I'm not sure what to think of the idea yet, but if we need to fund what we need to fund, and one of the several revenue sources in SB1 is too odious to pass, do you think we should just borrow the money? Interest rates are still at the bottom of the well, and we should run the government like we handle our household budgets over the kitchen table. If your family grows out of its car or house, you don't suffer in misery for years, you finance a bigger car or finance a bigger house when you identify the right opportunity.

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  7. BrianTH

    As you are implying, we could definitely justify issuing bonds for state-funded long-term capital investments (so most of roads/bridges and some of transit), given current interest rates and basic financial logic. However, I think new bond issues are usually as odious to the Tea-Party-types as revenue increases.

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  8. Helen Gerhardt

    Brian, thanks for addressing the urban subsidy of rural infrastructure.

    Yes, I do agree that more flexibility for local governments to raise funds for transit makes sense, but not as the means to the end of making possible the extraction of the above noted inequitable subsidy.

    And not when working taxpayers who use transit pay a large proportion of that subsidy while large corporations that benefit from all road/bridge/transit infrastructure investments pay such a meagre share. So, the nature of the tax employed would be crucial. If it was targeted to enforce greater contributions from such corporate beneficiaries, I would advocate for such a local tax. But my fear is that local power structures would construct more regressive tax burdens on working families already struggling to bear multiple impacts of neoliberal austerities.

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  9. Helen Gerhardt

    Except cost. Most of the workers I meet on the buses would not be able to afford daily jitneys to work. And then there would all that extra traffic. And what if the drivers have substandard vehicles or safety features? My first direct experience of a jitney was a wild ride with no functioning seat belts in the back seats.

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  10. BrianTH

    I completely agree about watching out for the nature of the local taxes. That said, the state's transportation taxes are already pretty regressive, so in theory a replacement of local for state transportation taxes could be net progressive even if in isolation the local taxes in question were not.

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  11. Helen Gerhardt

    Not sure I'm following you,Brian. I think we are agreeing that Philly and Pgh worker and small/ medium size biz taxes make up greatest tax haul to pay for most of entire state budget at this point, with rural areas reaping big bonus subsidy for infrastructure? And that Biggest Biz is getting the biggie tax breaks, and so extracting a Big Boss lion's share from both rural and urban infrastructure, including transit?

    So, if more of the tax burden for urban mass transit was regressively transferred to urban workers and non-Big-Fat-Cat businesses, how would that end up being more progressive?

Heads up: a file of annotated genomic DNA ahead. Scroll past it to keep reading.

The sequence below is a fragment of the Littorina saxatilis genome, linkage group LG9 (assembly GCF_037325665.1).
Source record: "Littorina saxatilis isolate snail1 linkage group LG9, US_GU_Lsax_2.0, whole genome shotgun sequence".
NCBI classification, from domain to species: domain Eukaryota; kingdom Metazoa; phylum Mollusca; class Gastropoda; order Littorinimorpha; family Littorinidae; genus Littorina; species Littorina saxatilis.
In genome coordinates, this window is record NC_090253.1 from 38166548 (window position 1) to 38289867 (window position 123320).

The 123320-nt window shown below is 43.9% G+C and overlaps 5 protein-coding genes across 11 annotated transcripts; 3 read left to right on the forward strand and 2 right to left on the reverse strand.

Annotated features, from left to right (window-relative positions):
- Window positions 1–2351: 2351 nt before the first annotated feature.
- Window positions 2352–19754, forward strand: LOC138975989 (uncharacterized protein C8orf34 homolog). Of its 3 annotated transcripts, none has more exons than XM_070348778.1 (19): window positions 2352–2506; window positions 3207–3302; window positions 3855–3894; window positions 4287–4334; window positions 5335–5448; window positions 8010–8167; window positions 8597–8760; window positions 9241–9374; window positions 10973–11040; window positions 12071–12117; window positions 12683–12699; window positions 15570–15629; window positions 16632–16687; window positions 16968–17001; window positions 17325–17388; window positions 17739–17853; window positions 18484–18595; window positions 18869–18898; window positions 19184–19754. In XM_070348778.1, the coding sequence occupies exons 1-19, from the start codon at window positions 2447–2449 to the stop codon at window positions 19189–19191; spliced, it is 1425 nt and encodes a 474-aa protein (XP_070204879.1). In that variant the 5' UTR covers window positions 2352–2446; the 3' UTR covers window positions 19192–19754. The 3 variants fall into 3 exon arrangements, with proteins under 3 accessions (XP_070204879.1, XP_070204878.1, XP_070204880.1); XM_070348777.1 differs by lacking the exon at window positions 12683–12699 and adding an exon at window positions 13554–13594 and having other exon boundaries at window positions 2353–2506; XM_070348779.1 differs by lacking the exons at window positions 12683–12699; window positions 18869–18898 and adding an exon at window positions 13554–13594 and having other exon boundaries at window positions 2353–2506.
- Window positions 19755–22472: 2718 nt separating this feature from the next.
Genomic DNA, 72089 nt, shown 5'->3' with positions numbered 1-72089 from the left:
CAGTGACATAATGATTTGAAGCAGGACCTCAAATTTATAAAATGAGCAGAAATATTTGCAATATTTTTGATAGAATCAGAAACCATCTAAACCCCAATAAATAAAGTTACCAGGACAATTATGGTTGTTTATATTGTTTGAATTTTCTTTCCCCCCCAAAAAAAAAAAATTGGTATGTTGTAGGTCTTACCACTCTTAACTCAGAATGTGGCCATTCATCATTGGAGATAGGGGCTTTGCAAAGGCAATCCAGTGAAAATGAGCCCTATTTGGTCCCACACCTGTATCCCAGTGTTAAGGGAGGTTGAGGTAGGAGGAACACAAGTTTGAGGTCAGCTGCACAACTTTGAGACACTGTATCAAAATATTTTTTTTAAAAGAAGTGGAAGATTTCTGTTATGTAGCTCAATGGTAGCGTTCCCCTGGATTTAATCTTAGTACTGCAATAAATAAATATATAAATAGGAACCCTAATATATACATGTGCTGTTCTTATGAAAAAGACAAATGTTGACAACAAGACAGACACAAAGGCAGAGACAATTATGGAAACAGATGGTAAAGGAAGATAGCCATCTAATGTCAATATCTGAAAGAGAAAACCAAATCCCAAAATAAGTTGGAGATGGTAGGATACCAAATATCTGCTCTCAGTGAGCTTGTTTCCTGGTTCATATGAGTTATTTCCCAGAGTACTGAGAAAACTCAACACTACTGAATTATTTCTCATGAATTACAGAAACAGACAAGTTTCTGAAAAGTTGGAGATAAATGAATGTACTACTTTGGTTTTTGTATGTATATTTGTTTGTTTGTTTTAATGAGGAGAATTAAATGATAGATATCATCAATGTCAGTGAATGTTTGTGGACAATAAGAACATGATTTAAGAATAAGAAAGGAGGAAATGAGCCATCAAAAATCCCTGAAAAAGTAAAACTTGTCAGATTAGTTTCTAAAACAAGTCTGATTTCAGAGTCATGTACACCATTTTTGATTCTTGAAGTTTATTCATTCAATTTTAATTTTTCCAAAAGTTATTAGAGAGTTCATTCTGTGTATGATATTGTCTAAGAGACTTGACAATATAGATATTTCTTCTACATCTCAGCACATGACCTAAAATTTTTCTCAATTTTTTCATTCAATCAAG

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  12. BrianTH

    So the state mainly funds transportation with fuel taxes, vehicle/license fees, and tolls. All of these are pretty regressive taxes, meaning they tend to take a larger share of the income of lower-income people.

    We need more transportation revenues. One possible path forward is basically for the state to increase the rates at which it collects these taxes/fees. That is more or less Senate Bill 1 (although it also involves some new violation fines–still regressive–and swapping something for tolls, with that something TBD but the default is sales taxes, which is also still regressive, but see comments below). So Senate Bill 1 raises more transportation revenues, but in a pretty regressive way.

    Another possible path forward would be for localities to start raising more revenues for transportation, perhaps allowing the state to increase its transportation revenues to a lower degree (and in real, meaning inflation-adjusted terms, the state's transportation tax rates are actually going down). The possible House amendment reportedly would authorize localities raising those revenues through sales taxes, earned income taxes, or realty transfer taxes.

    None of those possible local taxes are progressive forms of taxation per se. However, my point is that some combination of those taxes might be less regressive than the increased state transportation taxes they could be replacing. Realty transfer taxes, for example, are pretty regressive as you get into higher income levels, but not so bad at lower income levels. Because they have to be flat-rate per the PA Constitution, earned income taxes in PA are also not progressive as they should be (and are in the federal system), but again they are not so bad at lower income levels. Finally, sales taxes are normally very regressive, but because PA has some useful exceptions for certain basics (e.g., food and clothing) they are again not so bad at lower income levels.

    Again, I'm not saying that combination of local taxes is anywhere close to being ideal for funding transportation. However, if the choice is between using some combination of those local taxes or increasing the rates on the state taxes, it isn't at all clear to me that the second choice would be less regressive.

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  13. Helen Gerhardt

    Okay, thanks for the more detailed explanation, Brian. Transit advocates have been pretty much agreed that we've been supporting a LOTE in our work this legislative session, with that somewhat more Keynesian option now seemingly floating away on a far more austerian and union-busting tide.

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  14. BrianTH

    A compromise got out of Committee:

    http://www.philly.com/philly/news/politics/20130627_ap_11351681338a4a67a857b894bddbc295.html

    http://www.philly.com/philly/news/politics/20130627_ap_11351681338a4a67a857b894bddbc295.html

    It is closer to the Senate bill in terms of revenues, particularly with respect to restoring transit revenues, although it is still a little more biased toward roads/bridges than the Senate bill. It looks like some of the other controversial amendments were dropped but the increased local match and new local revenue options are still in. Amendments are going to be allowed on the floor and then I guess it has to go to a conference committee with the Senate.

    Personally, this doesn't seem to be working out too badly. The differences with the Senate bill are slowly being hammered down, and perhaps if the local revenue options remain in, I'd even think it was a bit better than the Senate bill for Allegheny County.

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  15. BrianTH

    Looks like the first part of the scenario I sketched out basically came to pass (even though the House committee was able to move something forward after modifications, the full House could not because it was opposed by both Tea Party-types and Democrats).

    Reply